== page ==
Album Of The Week: Andy Stott – Too Many Voices

Andy Stott - Too Many Voices

Via Boomkat:

Fourth Album from Andy Stott, a follow-up to 2014’s “Faith In Strangers,” once again featuring vocal contributions from Alison Skidmore. Fourth World pop variants joining the dots between Haruomi Hosono and Ryuichi Sakamoto, Newworldaquarium, Ruff Sqwad and Theo Parrish. “Too Many Voices” was recorded over the last 18 months and sees a diverse spectrum of influences bleed into 9 tracks that are as searching as they are memorable. The album draws for inspiration from the fourth-world pop of Japan’s Yellow Magic Orchestra as much as it does Triton-fuelled Grime made 25 years later. Somewhere between these two points there’s an oddly aligned vision of the future that seeps through the pores of each of the tracks. It’s a vision of the future as was once imagined; artificial, strange and immaculate. Full of possibilities. The album opens with the harmonised, deteriorating pads of the opening “Waiting For You” and arcs through to the synthetic chamber-pop of the closing title track, referencing Sylvian and Sakamoto’s “Bamboo Houses” as much as it does the ethereal landscapes of This Mortal Coil and Dead Can Dance. In between, the climate and palette constantly shift, taking in the midnight pop of “Butterflies,” the humid, breathless “House of First Night” and the endlessly cascading “Forgotten”. Longtime vocal contributor Alison Skidmore features on half the tracks, sometimes augmented by the same simulated materials; voicing the dystopian breakdown on “Selfish,” at others surrounded by beautiful synth washes, such as on the mercurial Over, or the dreamy, neon-lit “New Romantic”. It’s all far removed from the digital synthesis and the abstracted intricacies that define much of the current electronic landscape. The same cybernetic palette is here implanted into more human form; sometimes cold, but more often thrumming with life.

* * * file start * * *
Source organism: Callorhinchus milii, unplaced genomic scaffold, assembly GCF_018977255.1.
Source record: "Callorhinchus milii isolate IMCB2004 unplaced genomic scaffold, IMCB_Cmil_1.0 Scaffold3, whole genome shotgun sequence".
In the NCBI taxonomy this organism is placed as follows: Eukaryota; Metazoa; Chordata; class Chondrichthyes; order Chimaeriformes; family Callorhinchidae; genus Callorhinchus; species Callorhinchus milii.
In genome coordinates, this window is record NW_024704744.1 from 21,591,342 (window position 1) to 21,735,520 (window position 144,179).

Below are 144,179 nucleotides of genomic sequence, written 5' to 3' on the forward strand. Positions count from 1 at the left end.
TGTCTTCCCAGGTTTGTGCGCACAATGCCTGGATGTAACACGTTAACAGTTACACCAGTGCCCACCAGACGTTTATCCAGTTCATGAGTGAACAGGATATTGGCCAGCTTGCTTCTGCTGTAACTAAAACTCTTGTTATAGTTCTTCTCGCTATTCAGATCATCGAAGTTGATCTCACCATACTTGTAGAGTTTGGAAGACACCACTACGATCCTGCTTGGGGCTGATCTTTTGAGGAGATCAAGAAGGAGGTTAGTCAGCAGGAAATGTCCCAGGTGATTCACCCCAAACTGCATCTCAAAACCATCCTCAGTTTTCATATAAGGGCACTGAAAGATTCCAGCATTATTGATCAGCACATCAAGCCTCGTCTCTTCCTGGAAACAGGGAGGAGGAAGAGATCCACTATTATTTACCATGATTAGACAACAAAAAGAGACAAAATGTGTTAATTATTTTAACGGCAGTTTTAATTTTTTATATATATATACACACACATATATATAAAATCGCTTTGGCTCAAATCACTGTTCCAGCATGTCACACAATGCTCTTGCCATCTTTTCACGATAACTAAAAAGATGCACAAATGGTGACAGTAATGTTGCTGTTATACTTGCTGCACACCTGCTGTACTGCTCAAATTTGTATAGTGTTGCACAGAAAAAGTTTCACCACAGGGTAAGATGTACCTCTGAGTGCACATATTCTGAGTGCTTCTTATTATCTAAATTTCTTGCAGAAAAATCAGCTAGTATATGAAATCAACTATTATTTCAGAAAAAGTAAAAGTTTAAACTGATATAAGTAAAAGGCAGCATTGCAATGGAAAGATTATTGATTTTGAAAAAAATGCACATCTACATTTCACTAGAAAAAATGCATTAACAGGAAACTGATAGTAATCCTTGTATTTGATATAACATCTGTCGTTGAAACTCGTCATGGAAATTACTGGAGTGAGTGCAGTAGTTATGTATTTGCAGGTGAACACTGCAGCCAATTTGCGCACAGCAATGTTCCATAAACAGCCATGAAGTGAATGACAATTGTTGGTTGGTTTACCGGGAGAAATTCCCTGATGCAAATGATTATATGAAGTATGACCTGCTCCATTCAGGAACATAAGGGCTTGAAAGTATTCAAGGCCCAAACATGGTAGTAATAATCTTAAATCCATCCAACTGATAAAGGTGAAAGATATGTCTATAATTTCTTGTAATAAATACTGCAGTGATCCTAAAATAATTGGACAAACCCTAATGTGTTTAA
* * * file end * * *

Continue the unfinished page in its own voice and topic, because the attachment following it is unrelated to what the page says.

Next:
Andy Stott’s ‘Too Many Voices’ is out now (buy)

CF Smith

Permeating your ears with good music.

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